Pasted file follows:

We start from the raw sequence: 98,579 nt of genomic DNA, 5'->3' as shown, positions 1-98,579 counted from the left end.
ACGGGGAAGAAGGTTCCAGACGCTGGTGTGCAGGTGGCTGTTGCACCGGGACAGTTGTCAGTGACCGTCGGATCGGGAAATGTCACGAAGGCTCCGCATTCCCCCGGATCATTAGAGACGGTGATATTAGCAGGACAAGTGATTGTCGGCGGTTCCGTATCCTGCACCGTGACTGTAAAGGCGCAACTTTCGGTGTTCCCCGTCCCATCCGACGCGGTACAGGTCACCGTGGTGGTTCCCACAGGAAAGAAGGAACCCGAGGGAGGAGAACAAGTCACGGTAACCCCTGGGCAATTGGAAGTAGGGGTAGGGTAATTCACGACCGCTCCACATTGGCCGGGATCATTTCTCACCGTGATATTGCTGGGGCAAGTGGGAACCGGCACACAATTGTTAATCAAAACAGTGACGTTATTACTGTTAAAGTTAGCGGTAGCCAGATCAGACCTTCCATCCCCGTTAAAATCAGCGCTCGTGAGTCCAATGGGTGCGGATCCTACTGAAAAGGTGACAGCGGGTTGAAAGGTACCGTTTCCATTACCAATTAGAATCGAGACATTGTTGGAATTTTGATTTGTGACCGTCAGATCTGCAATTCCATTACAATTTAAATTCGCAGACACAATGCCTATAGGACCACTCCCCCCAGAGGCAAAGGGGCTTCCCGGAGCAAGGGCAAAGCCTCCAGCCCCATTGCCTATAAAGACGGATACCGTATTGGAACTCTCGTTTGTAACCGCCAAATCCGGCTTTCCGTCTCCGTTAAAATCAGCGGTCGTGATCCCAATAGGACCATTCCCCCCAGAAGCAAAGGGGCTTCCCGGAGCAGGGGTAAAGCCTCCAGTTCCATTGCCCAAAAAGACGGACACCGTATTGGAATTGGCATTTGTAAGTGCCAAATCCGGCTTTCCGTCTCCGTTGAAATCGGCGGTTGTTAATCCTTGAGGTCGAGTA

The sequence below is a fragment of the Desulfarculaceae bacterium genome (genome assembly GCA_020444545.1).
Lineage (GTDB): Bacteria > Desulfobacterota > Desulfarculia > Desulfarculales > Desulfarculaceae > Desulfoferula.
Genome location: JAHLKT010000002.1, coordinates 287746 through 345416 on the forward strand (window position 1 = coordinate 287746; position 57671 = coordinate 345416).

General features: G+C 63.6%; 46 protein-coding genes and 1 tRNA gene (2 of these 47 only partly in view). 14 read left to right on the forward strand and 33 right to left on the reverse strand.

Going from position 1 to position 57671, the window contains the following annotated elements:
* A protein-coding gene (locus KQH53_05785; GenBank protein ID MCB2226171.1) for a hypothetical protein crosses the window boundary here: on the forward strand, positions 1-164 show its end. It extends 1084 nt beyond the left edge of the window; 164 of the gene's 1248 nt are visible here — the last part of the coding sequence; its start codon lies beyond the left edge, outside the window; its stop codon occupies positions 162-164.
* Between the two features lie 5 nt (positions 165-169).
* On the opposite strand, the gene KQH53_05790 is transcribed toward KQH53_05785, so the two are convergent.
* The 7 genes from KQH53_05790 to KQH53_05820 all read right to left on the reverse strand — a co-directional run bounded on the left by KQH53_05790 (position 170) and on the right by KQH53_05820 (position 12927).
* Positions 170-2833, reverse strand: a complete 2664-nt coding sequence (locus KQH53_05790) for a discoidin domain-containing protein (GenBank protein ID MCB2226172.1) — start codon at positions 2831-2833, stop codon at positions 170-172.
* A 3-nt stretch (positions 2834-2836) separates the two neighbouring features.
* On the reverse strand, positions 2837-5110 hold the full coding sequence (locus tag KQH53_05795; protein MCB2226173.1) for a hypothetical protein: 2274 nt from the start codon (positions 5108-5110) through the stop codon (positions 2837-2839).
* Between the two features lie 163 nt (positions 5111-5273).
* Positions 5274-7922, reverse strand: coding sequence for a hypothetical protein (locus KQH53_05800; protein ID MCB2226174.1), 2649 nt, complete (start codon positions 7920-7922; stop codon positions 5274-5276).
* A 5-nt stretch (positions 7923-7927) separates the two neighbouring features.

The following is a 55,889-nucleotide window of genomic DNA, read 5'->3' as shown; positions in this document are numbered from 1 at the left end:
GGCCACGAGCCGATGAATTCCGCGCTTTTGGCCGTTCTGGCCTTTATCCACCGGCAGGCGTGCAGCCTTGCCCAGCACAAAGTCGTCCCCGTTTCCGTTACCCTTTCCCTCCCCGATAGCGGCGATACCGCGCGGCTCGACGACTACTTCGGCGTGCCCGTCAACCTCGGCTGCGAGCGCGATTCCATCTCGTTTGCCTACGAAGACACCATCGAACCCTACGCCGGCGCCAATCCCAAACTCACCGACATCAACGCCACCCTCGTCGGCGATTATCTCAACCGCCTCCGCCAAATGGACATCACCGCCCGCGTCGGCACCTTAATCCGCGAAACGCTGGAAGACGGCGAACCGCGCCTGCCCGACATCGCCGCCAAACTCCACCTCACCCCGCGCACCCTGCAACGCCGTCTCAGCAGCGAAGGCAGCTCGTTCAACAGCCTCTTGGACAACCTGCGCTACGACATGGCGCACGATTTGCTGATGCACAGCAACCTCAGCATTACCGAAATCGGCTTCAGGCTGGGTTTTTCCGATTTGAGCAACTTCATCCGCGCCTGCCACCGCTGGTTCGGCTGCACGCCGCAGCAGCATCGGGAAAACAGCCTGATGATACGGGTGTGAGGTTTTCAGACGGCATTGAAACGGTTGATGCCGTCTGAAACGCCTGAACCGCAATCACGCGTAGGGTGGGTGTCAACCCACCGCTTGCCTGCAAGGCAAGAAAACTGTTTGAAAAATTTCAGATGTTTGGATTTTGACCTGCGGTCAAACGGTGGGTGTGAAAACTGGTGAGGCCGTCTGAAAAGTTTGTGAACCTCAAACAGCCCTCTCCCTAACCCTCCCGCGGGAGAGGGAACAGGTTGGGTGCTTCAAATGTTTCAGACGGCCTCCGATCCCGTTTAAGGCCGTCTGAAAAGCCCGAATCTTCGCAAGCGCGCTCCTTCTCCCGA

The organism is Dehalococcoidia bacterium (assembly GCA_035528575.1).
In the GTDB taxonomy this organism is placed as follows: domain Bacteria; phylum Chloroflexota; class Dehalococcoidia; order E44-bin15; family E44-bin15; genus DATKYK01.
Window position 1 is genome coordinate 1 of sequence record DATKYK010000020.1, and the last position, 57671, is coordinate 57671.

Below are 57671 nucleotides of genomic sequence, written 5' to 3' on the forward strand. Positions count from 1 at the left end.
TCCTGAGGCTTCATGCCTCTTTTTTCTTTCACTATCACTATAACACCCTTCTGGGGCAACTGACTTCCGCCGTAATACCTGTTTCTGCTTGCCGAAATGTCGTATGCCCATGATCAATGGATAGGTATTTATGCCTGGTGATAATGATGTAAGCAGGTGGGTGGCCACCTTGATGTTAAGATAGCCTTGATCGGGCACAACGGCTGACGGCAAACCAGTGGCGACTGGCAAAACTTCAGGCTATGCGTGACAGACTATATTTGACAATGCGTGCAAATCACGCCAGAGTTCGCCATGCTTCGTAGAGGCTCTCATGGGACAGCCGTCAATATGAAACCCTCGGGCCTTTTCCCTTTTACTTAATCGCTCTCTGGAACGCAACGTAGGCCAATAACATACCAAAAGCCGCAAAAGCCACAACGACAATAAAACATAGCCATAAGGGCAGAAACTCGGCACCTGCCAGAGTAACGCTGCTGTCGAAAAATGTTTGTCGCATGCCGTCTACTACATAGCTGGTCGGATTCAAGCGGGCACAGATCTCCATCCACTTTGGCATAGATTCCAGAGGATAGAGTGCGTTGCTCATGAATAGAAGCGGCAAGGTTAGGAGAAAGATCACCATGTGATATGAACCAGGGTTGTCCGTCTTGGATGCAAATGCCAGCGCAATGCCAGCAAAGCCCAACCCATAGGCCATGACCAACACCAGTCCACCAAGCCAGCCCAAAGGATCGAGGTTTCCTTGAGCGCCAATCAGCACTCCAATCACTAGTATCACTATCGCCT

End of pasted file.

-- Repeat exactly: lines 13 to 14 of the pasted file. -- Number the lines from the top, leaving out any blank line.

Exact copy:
* A 3-nt stretch (positions 2834-2836) separates the two neighbouring features.
* On the reverse strand, positions 2837-5110 hold the full coding sequence (locus tag KQH53_05795; protein MCB2226173.1) for a hypothetical protein: 2274 nt from the start codon (positions 5108-5110) through the stop codon (positions 2837-2839).